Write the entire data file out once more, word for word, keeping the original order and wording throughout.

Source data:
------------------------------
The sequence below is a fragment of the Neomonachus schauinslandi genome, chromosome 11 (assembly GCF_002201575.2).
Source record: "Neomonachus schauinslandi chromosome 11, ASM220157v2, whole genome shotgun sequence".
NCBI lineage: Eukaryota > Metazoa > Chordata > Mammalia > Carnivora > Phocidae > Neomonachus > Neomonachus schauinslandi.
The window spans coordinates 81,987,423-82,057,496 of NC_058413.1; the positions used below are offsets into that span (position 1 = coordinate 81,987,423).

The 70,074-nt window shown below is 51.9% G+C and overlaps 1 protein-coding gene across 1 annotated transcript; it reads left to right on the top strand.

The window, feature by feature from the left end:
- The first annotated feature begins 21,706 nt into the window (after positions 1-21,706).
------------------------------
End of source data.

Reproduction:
The sequence below is a fragment of the Neomonachus schauinslandi genome, chromosome 11 (assembly GCF_002201575.2).
Source record: "Neomonachus schauinslandi chromosome 11, ASM220157v2, whole genome shotgun sequence".
NCBI lineage: Eukaryota > Metazoa > Chordata > Mammalia > Carnivora > Phocidae > Neomonachus > Neomonachus schauinslandi.
The window spans coordinates 81,987,423-82,057,496 of NC_058413.1; the positions used below are offsets into that span (position 1 = coordinate 81,987,423).

The 70,074-nt window shown below is 51.9% G+C and overlaps 1 protein-coding gene across 1 annotated transcript; it reads left to right on the top strand.

The window, feature by feature from the left end:
- The first annotated feature begins 21,706 nt into the window (after positions 1-21,706).